I recently wrote an article detailing the two-pronged Microsoft initiative to improve community interaction and player behaviour on Xbox Live. Immediately afterward, I reflected on my research and all of my own experiences with the modern online gaming community. It struck me that, even though I’d been playing video games since I was three years old, over two decades now, I’ve never had to ask myself a question like this before the current generation; Has the gaming community as a whole become too festered with jerks, cheats and bullies?
What an odd question, my child self would probably ask. After all, I wasn’t always the handsome, popular and confident journalist that I am today. I was bullied and teased and excluded all the time as a kid, and even as a teenager, sometimes for my video game hobby and nothing else! Between the struggle of that and coping with my diagnosis of Asperger’s Syndrome, gaming became my safe place in so many instances. It was also the way I often bonded with other misfit kids, and teens, and even now, misfit adults!
Except gaming is not really a safe place anymore, is it? Not in that respect. Whenever you go into a popular online multiplayer arena or MMORPG, you’re often bound to run into unpleasant people. I’ve been insulted, berated, threatened, maligned and tormented during online games by complete strangers more often than I care to admit! Honestly, it’s a big part of the reason why I prefer single-player gaming over online multiplayer sessions, considerably!
As sad as it sounds, I have it easy in one big respect too; I’m a man. If I was a woman, the problem would be even worse! It may surprise no one, given my mutual love of video games and women, but I’ve met, befriended and/or dated quite a few gamer girls throughout my years. Almost all of them have admitted to me at some point or another that they refuse to play online too.
This is largely because some of the treatment they’ve received on the online servers of Call of Duty, Halo, Killzone, World of Warcraft and *insert popular online-enabled game here* is nothing short of sickening. I don’t even want to recount it; It’s horrifying! It also happened simply because they were women. My girlfriend now is happy to play Call of Duty in a local play session with her little brother all night for example, but even when I so much as joke about playing online with her, she recoils and says to perish the thought, for fear of being harassed and bullied.
When someone is afraid to step into an online session simply because they’re female, that’s a serious problem. It’s also a serious problem when people just treat the Code of Conduct/EULA/whatever that they have to sign before playing online like a passing nuisance that they carelessly check off and immediately forget about. They feel like the cloak of anonymity atop their avatars and profiles allows them to do whatever they want without consequence, even if it’s sociopathic or downright psychotic behaviour!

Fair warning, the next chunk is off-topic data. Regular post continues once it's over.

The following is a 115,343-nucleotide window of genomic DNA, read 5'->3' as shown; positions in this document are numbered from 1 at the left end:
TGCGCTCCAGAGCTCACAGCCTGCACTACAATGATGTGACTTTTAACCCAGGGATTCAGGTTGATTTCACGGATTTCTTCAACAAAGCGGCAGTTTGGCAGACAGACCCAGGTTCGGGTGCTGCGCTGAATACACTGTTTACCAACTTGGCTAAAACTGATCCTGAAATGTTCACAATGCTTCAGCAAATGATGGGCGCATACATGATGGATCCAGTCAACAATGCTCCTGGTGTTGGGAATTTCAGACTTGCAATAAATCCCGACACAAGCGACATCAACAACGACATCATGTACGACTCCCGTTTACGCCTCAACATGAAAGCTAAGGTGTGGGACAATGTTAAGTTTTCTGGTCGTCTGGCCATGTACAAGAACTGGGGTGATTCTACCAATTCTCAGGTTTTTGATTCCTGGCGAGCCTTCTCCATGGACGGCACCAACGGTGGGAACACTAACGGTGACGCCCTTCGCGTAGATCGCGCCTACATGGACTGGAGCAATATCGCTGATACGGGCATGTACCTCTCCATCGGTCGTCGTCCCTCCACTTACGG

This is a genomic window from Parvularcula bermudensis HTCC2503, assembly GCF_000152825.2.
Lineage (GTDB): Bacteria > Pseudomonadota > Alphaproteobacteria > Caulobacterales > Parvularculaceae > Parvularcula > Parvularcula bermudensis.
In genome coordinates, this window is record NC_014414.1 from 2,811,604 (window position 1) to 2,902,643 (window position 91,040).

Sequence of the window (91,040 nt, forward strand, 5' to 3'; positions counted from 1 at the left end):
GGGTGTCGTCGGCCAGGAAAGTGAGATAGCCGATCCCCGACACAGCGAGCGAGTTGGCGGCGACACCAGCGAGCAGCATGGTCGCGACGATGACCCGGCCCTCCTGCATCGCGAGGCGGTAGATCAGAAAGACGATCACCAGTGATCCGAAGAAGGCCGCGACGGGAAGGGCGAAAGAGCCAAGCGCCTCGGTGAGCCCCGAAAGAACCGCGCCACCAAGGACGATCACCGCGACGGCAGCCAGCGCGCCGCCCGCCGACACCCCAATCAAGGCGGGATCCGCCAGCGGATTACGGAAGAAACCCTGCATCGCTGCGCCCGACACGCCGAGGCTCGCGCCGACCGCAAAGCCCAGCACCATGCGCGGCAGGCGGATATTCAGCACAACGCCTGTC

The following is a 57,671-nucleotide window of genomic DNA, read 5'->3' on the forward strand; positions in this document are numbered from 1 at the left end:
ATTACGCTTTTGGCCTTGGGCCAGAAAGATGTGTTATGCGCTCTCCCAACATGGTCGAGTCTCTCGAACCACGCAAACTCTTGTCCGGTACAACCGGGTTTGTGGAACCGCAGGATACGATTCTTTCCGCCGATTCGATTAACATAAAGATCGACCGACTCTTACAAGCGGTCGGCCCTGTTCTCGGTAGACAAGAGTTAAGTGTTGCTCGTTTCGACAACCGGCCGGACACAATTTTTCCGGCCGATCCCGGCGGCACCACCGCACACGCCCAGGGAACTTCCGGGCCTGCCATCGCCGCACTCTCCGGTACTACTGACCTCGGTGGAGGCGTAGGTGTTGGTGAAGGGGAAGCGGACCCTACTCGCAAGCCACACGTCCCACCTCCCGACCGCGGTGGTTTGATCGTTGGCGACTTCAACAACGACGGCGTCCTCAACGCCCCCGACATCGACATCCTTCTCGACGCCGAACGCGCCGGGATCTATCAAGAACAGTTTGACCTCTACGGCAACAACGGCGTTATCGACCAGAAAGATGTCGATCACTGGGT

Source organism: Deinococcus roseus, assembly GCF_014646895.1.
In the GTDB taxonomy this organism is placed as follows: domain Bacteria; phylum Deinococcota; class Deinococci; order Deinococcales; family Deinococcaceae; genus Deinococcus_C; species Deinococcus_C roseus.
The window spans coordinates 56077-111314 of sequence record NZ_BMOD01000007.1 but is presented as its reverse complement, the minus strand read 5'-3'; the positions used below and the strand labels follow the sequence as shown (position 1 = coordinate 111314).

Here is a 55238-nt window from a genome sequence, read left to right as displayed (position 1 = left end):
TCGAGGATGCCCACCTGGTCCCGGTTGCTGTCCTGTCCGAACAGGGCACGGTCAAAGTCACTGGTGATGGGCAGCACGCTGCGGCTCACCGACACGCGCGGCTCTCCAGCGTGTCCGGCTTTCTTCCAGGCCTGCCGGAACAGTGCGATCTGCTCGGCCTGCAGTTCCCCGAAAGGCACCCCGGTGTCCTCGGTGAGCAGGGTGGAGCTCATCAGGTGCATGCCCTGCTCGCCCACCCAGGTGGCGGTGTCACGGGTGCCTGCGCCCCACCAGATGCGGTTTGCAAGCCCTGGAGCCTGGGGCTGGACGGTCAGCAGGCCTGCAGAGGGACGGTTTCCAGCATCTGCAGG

And then comes the worst of it; The response that this is just a part of what gaming is. Some people have equated it to driving. Most people learn to drive at some point or another in their lives, and when they do, most are told that they just have to learn to put up with assholes on the road. Asshole drivers are a fact of life, they say.
Yes, you can’t stop every last jerk driver, just like you can’t stop every last jerk gamer, but the problem isn’t that these people exist in either case; It’s that far too little is done about them because they’re just accepted as a reality nowadays. In driving’s case, it’s all the more an issue when these morons routinely get people (or themselves) seriously hurt or killed. This is why a rising amount of people are afraid of driving. This is why a rising amount of people are afraid of gaming in a social/online setting as well.
In my opinion, this is the worst element of so many online gaming communities and the perception of gaming as a whole; The assertion that we gamers are all just nasty people, so who cares because that’s gaming. You can’t take the heat, get out of the oven, people say. You know what I think? I think that’s total B.S. That attitude is how this problem became so bad in the first place! Not the inciting malice, but the laziness and apathy with the whole issue.
I suppose the next question I would ask myself then is, “Why?” Why did gaming come to this? What gives some people any kind of satisfaction from trolling or bullying online, or perhaps from cheating or hacking a multiplayer game? What makes people feel good about attacking other gamers, and the play experience as a whole? Disney’s titular character in last year’s animated movie hit, Wreck-It Ralph put it best to me; “When did video games become so violent and scary?” Not just in narrative or tone either, but in community personality!